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Posts Tagged ‘patient complaints’

I received an e-mail invitation to attend a medical-legal seminar on reducing risks. I’m not sure what they are going to cover, but clearly, the No. 1 way to reduce medical legal risks is for doctors to give patients great quality medical care. Patients also need to perceive the quality of care is great. That is why obtaining feedback from a patient satisfaction survey service like DrScore is a necessary component to assessing and assuring patient satisfaction.

Great medical care is really a partnership. Patients can reduce their risk of being in the kind of situation that results in medico-legal liability by taking more responsibility for their own care. Patients should get a copy of their medical records, particularly the results of laboratory work that is done. That will help make certain nothing falls through the cracks in a system that has shown itself to have too many cracks.

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Doctor patient communication

The Archives of Internal Medicine reports that communication between doctors and patients isn’t always what it should be.  The study of 89 hospitalized patients found:

  • Of the 73% of patients who thought there was 1 main physician, only 18% could name the physician
  • Only 67% of the physicians thought patients knew their names
  • Only 57% of patients knew their diagnosis
  • Only 21% of physicians said they always provided explanations of some kind
  • 90% of patients getting a new medication said they were never told about any side effects

The researchers concluded that steps to improve patient-physician communication should be identified and implemented.  Boy, is that an understatement!

To start, perhaps doctors could leave each patient a business card with the doctor’s name on the card.  That would help patients know their doctors’ names.  Even better, have a line on the card where the diagnosis could be written.  I’d include the doctor’s cell phone and e-mail address to help enhance communication between the doctor and the patient and their family.  And perhaps the doctor ought to have a checklist of things to do so that whenever a new prescription is given, the patient is given a written explanation about the medication, including the potential side effects to look out for.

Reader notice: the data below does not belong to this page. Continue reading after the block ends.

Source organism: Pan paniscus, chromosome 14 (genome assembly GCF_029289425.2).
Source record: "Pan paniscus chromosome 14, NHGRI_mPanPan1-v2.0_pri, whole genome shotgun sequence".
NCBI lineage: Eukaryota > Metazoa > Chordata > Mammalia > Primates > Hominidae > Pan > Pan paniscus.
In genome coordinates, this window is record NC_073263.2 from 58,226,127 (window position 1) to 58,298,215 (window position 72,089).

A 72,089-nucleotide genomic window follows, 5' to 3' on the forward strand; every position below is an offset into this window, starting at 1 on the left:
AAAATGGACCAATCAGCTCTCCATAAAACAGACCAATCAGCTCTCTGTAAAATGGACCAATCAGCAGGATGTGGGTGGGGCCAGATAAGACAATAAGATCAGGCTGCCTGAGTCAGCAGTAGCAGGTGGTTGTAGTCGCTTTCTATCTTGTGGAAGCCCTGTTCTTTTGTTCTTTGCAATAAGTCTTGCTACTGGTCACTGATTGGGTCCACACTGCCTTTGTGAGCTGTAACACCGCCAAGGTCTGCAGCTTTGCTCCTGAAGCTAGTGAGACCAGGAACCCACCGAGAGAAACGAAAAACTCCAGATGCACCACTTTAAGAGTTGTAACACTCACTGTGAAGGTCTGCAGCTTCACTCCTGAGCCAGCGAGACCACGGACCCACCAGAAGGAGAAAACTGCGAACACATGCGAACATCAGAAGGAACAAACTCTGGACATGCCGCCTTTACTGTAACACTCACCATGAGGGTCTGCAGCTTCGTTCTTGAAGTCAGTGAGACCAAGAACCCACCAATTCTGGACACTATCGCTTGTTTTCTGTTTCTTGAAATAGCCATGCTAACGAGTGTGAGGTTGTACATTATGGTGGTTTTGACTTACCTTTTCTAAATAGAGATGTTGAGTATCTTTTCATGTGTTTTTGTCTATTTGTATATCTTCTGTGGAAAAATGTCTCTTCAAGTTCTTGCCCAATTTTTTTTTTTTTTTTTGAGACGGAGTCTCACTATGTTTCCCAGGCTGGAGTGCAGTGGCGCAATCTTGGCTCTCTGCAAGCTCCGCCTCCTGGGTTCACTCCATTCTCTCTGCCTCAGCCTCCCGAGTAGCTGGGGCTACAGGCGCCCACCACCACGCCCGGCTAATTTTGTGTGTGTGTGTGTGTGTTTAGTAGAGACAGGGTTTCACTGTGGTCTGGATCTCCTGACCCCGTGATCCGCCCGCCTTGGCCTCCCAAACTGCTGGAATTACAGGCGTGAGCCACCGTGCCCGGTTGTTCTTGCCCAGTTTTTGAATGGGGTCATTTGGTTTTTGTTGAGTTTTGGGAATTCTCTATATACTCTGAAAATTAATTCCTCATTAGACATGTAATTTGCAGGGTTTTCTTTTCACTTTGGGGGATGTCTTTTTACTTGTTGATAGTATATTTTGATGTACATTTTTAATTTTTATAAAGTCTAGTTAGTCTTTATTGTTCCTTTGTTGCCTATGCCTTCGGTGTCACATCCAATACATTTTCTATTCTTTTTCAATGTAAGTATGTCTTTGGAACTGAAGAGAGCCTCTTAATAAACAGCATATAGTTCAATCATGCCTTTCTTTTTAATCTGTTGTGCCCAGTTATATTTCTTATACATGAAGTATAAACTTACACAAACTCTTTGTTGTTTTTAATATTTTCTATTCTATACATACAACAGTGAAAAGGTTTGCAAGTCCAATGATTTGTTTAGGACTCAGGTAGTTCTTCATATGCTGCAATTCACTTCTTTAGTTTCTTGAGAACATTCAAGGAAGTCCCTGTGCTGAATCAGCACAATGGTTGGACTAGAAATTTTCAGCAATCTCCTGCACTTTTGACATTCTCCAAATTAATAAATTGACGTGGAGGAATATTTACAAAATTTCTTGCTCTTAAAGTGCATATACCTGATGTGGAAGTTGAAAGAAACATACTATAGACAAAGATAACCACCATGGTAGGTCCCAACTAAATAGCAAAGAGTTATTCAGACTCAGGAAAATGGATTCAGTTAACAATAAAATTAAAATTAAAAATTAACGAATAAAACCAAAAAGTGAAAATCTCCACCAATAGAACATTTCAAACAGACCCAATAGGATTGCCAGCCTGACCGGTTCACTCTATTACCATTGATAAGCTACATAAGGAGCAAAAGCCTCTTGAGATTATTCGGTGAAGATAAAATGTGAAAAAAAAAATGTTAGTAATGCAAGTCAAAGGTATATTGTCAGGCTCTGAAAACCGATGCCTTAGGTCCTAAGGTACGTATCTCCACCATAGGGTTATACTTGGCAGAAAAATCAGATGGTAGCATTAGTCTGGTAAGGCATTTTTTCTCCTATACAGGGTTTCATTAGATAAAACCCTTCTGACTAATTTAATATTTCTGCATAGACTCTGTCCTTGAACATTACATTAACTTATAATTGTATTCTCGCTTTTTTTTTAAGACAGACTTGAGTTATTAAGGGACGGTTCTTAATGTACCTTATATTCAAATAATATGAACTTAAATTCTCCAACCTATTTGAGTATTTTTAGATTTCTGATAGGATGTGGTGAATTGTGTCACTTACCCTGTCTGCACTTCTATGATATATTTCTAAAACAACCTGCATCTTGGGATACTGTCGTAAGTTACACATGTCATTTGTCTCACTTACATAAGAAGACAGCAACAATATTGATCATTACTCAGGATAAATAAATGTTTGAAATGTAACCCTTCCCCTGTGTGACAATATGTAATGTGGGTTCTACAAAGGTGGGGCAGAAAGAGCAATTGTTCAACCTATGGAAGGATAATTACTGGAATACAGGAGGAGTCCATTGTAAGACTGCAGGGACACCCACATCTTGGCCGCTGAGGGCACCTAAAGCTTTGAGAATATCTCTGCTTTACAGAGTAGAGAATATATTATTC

Of course it would help for every patient to be given the opportunity to give their doctor feedback through a system like www.DrScore.com to identify these kinds of problems and solutions to them ASAP.  A “Please give me feedback at http://www.DrScore.com” would be a nice addition to that business card.

We are so invested in improving medical care, with billions and billions of dollars going to the development of new treatments that may someday help someone.  Just a little common sense and some inexpensive solutions could be done right now to enhance the care that most patients receive.

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The AMA and 47 state medical societies authored a letter to insurers about the unreliability of “claims-based” doctor ratings. Claims-based studies use the billing information doctors send to insurers to assess the quality of the care that is delivered. The AMA letter cited studies by the RAND Corporation showing the limitations of these studies.

The AMA hasn’t offered a better way to assess the quality of care doctors provide. Measuring the quality of medical services that doctors provide is extremely complicated, especially because we want doctors to tailor treatments to each patients’ specific needs, preferences and desires.

One aspect of medical care that may be most easily measured is patient satisfaction. This is what we measure and report at DrScore.com.

Patients always know how satisfied they were with their experiences, and there’s growing recognition of the value of patient satisfaction measurement. Government reimbursement programs covering health care may soon require patient satisfaction measurement. The medical boards that certify physicians may require doctors to document and report results of patient satisfaction surveys, too.

This is good news for doctors. Doctors give patients great medical care, and open reporting of that quality is bound to help the public see what a good job physicians are doing.

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Analyses of the patient satisfaction ratings on DrScore.com shows an extraordinary relationship between how caring the patient thinks the doctor is and how satisfied the patient is with the visit. How caring the patient thinks the doctor is accounts for nearly all the variation in doctors’ patient satisfactions scores far more often than other factors such as how long the patient waits in the waiting room or even how much time the doctor spends with the patient.

Notice I didn’t say there was an extraordinary relationship between how caring the doctor is and how satisfied the patient is. What matters is how caring the patient thinks the doctor is. That doesn’t mean the doctor doesn’t have to be caring. But in addition to being caring, doctors need to make sure patients know the doctor is caring.